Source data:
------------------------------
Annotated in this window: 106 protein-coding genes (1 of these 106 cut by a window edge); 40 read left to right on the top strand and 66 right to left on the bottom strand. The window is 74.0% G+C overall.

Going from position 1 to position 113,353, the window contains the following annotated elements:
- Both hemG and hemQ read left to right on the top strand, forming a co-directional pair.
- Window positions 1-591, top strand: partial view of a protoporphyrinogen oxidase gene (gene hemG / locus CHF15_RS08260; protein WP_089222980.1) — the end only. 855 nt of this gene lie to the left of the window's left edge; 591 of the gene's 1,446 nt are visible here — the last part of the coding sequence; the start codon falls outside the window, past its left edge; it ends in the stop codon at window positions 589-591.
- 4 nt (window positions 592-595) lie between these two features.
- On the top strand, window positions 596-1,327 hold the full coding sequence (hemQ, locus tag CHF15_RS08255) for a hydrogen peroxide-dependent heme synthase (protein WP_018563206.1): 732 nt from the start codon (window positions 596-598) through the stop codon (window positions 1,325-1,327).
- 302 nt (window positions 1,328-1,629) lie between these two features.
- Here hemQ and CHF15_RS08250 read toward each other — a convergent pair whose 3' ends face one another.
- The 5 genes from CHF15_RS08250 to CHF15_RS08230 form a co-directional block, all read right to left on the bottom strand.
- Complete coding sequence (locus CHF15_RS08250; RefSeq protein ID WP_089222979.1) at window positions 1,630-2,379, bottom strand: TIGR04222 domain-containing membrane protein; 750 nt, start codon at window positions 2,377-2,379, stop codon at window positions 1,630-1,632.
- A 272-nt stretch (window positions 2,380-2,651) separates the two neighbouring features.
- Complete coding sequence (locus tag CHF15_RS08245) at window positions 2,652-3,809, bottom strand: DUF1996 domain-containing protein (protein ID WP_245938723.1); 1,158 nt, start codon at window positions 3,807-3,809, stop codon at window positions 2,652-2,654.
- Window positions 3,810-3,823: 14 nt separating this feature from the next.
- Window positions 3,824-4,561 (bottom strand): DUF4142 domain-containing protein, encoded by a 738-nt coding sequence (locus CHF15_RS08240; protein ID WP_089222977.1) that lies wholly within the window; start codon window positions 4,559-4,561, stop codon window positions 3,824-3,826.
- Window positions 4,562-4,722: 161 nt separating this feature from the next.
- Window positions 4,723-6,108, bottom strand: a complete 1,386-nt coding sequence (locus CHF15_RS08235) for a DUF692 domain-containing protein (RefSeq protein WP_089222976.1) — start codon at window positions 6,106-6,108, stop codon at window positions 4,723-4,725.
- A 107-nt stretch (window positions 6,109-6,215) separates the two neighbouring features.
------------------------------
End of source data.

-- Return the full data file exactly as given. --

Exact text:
Annotated in this window: 106 protein-coding genes (1 of these 106 cut by a window edge); 40 read left to right on the top strand and 66 right to left on the bottom strand. The window is 74.0% G+C overall.

Going from position 1 to position 113,353, the window contains the following annotated elements:
- Both hemG and hemQ read left to right on the top strand, forming a co-directional pair.
- Window positions 1-591, top strand: partial view of a protoporphyrinogen oxidase gene (gene hemG / locus CHF15_RS08260; protein WP_089222980.1) — the end only. 855 nt of this gene lie to the left of the window's left edge; 591 of the gene's 1,446 nt are visible here — the last part of the coding sequence; the start codon falls outside the window, past its left edge; it ends in the stop codon at window positions 589-591.
- 4 nt (window positions 592-595) lie between these two features.
- On the top strand, window positions 596-1,327 hold the full coding sequence (hemQ, locus tag CHF15_RS08255) for a hydrogen peroxide-dependent heme synthase (protein WP_018563206.1): 732 nt from the start codon (window positions 596-598) through the stop codon (window positions 1,325-1,327).
- 302 nt (window positions 1,328-1,629) lie between these two features.
- Here hemQ and CHF15_RS08250 read toward each other — a convergent pair whose 3' ends face one another.
- The 5 genes from CHF15_RS08250 to CHF15_RS08230 form a co-directional block, all read right to left on the bottom strand.
- Complete coding sequence (locus CHF15_RS08250; RefSeq protein ID WP_089222979.1) at window positions 1,630-2,379, bottom strand: TIGR04222 domain-containing membrane protein; 750 nt, start codon at window positions 2,377-2,379, stop codon at window positions 1,630-1,632.
- A 272-nt stretch (window positions 2,380-2,651) separates the two neighbouring features.
- Complete coding sequence (locus tag CHF15_RS08245) at window positions 2,652-3,809, bottom strand: DUF1996 domain-containing protein (protein ID WP_245938723.1); 1,158 nt, start codon at window positions 3,807-3,809, stop codon at window positions 2,652-2,654.
- Window positions 3,810-3,823: 14 nt separating this feature from the next.
- Window positions 3,824-4,561 (bottom strand): DUF4142 domain-containing protein, encoded by a 738-nt coding sequence (locus CHF15_RS08240; protein ID WP_089222977.1) that lies wholly within the window; start codon window positions 4,559-4,561, stop codon window positions 3,824-3,826.
- Window positions 4,562-4,722: 161 nt separating this feature from the next.
- Window positions 4,723-6,108, bottom strand: a complete 1,386-nt coding sequence (locus CHF15_RS08235) for a DUF692 domain-containing protein (RefSeq protein WP_089222976.1) — start codon at window positions 6,106-6,108, stop codon at window positions 4,723-4,725.
- A 107-nt stretch (window positions 6,109-6,215) separates the two neighbouring features.